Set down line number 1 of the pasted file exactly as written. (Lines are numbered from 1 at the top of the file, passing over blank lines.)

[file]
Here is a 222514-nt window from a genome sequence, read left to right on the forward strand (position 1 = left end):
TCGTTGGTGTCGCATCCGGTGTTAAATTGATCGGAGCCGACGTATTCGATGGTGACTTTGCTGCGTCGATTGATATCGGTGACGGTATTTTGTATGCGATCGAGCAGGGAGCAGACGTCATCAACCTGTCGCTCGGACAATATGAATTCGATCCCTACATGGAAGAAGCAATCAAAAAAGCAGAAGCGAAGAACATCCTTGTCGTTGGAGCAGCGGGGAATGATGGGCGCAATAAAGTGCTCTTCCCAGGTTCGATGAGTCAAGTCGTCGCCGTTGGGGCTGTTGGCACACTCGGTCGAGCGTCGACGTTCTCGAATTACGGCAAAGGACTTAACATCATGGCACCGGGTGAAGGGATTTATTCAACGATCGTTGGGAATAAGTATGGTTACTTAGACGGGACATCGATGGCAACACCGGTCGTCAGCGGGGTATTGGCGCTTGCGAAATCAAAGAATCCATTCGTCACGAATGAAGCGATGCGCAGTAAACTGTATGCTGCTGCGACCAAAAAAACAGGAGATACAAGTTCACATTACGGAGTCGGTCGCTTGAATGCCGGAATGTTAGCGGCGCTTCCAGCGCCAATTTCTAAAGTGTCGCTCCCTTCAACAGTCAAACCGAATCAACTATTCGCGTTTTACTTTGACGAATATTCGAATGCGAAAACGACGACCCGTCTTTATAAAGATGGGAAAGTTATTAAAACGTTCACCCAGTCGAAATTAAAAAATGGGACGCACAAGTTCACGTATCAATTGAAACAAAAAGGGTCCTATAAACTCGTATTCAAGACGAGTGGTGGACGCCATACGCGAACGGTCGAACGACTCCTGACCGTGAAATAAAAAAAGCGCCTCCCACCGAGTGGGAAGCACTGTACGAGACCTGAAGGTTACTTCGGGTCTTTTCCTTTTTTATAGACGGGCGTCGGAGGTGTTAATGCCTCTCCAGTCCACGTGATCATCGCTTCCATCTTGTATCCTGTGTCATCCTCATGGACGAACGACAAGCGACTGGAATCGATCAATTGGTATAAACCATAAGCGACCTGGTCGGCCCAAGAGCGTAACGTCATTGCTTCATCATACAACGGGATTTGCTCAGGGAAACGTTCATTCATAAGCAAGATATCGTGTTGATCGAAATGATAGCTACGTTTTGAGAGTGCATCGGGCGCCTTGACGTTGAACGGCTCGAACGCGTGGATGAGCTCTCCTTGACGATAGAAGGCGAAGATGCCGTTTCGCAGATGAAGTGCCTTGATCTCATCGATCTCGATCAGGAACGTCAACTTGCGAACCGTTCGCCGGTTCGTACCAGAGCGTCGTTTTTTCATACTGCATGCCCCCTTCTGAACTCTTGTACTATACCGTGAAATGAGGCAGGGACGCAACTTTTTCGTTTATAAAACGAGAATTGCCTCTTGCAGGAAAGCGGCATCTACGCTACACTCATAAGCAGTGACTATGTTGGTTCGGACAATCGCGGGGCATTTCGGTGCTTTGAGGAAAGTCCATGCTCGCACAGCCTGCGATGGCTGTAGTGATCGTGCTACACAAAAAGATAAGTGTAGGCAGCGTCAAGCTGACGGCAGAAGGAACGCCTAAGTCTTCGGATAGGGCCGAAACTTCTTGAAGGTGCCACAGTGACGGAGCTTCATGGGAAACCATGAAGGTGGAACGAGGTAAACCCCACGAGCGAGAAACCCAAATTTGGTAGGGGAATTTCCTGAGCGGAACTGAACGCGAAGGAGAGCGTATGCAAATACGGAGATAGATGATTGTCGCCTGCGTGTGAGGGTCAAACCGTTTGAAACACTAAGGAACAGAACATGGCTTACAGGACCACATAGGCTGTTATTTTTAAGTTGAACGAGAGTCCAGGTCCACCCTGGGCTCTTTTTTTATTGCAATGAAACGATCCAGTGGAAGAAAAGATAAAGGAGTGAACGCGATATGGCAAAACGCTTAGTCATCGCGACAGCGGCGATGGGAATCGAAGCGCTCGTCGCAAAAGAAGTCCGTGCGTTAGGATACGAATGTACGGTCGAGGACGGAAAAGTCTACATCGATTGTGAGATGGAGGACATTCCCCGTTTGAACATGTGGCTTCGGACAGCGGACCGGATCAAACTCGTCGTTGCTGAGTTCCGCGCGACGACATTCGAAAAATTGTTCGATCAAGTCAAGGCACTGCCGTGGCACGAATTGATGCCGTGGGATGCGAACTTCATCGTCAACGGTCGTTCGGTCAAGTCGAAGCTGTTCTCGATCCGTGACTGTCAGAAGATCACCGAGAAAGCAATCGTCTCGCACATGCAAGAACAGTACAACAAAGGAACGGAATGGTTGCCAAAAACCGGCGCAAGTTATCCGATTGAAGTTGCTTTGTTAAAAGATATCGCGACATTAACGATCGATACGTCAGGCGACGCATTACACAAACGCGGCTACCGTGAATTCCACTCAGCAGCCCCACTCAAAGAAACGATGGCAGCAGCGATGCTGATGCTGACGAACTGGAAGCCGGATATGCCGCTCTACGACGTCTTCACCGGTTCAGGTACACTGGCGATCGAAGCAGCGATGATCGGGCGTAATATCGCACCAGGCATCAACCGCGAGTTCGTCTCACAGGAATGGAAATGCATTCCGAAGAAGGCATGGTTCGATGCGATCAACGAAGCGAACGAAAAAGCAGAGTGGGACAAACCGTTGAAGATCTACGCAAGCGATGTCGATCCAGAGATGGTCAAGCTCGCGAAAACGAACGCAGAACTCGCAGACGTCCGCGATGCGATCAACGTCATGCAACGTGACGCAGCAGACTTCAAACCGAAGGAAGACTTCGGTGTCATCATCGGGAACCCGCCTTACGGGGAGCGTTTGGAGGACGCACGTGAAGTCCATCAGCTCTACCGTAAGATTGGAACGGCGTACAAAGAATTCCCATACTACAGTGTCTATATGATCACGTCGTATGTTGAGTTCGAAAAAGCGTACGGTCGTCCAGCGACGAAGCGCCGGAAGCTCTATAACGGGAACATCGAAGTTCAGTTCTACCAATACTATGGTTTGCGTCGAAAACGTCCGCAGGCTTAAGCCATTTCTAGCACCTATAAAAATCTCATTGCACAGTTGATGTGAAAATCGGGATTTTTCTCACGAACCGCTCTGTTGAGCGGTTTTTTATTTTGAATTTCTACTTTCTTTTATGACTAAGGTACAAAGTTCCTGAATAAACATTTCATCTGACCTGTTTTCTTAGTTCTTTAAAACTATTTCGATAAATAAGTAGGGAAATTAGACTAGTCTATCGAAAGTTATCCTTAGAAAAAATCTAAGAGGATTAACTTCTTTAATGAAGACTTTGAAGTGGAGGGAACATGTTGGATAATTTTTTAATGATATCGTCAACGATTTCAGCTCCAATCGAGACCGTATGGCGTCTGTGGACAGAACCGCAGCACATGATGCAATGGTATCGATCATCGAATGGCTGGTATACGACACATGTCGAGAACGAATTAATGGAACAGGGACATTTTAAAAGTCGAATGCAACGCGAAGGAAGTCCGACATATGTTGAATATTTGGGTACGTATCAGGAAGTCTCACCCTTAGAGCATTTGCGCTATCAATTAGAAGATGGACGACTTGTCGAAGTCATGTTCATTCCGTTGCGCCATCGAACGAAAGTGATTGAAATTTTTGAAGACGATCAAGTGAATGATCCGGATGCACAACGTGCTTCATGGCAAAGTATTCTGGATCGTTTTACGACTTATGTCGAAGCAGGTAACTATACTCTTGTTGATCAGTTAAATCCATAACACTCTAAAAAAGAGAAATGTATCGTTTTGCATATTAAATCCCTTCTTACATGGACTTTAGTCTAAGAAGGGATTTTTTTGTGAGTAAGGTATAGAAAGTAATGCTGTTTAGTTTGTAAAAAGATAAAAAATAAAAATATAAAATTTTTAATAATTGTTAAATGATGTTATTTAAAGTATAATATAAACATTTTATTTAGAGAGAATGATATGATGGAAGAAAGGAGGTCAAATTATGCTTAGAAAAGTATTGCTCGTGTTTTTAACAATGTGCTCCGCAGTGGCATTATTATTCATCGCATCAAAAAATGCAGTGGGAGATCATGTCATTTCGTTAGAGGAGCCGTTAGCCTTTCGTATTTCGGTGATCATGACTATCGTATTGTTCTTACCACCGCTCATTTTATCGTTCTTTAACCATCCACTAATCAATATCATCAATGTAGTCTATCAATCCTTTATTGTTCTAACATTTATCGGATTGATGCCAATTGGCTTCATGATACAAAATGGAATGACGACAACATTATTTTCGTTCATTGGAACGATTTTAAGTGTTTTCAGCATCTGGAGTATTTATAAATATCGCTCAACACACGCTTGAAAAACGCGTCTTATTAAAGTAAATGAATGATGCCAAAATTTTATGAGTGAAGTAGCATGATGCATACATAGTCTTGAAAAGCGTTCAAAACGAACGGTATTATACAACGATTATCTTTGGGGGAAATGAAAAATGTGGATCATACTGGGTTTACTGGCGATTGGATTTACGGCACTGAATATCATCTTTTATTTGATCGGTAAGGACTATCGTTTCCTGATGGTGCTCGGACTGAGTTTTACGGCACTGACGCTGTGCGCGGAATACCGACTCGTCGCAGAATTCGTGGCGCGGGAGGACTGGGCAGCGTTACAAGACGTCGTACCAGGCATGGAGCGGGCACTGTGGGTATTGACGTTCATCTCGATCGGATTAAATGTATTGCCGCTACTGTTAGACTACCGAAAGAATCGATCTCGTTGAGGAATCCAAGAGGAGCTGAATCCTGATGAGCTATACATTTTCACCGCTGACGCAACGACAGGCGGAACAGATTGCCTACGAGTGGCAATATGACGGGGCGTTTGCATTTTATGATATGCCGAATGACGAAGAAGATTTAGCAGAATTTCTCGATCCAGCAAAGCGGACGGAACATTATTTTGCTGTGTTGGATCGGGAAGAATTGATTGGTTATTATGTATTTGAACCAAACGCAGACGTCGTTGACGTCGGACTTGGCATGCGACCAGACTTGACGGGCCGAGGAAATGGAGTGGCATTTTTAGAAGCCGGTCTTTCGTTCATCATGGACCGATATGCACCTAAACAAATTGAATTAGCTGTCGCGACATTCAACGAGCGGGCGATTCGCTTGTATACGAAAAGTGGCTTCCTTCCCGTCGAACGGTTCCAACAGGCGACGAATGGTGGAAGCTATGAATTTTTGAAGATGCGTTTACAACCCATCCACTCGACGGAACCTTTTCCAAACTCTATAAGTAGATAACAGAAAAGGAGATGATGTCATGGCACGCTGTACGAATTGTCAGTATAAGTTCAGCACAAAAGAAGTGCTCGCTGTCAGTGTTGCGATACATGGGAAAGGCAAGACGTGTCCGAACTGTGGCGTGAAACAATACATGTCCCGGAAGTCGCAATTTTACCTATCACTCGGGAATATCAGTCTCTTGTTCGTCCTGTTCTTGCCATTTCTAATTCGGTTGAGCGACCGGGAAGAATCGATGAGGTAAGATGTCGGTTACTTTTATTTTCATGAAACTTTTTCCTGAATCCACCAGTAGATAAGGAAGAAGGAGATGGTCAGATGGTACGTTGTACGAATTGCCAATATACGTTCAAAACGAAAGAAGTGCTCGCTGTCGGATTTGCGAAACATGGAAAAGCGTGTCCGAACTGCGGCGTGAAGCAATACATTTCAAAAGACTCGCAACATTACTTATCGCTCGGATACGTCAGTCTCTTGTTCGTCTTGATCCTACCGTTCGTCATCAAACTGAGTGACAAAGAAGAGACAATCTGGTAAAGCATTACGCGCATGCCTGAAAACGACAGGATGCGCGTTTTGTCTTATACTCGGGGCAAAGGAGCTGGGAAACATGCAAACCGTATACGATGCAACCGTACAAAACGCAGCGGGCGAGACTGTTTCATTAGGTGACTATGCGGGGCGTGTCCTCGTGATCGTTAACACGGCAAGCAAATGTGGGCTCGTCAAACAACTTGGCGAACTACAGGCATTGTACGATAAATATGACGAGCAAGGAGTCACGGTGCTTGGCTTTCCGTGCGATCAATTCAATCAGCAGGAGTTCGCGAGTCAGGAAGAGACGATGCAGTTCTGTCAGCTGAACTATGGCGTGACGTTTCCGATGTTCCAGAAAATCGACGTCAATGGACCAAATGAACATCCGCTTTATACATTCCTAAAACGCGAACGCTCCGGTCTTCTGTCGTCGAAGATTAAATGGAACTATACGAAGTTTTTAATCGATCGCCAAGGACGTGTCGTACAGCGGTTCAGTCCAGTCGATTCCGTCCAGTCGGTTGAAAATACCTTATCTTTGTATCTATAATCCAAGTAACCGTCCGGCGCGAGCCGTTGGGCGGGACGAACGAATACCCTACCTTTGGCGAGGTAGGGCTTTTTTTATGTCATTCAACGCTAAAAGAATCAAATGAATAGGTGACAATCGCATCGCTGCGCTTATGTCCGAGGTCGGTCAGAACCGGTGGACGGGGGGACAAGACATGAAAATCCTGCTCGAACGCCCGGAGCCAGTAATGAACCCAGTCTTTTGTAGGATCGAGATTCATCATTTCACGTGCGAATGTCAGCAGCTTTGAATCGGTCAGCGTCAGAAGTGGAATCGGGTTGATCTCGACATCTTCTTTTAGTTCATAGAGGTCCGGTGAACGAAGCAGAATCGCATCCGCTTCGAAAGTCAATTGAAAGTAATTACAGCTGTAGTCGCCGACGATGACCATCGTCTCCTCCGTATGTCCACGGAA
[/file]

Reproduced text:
Here is a 222514-nt window from a genome sequence, read left to right on the forward strand (position 1 = left end):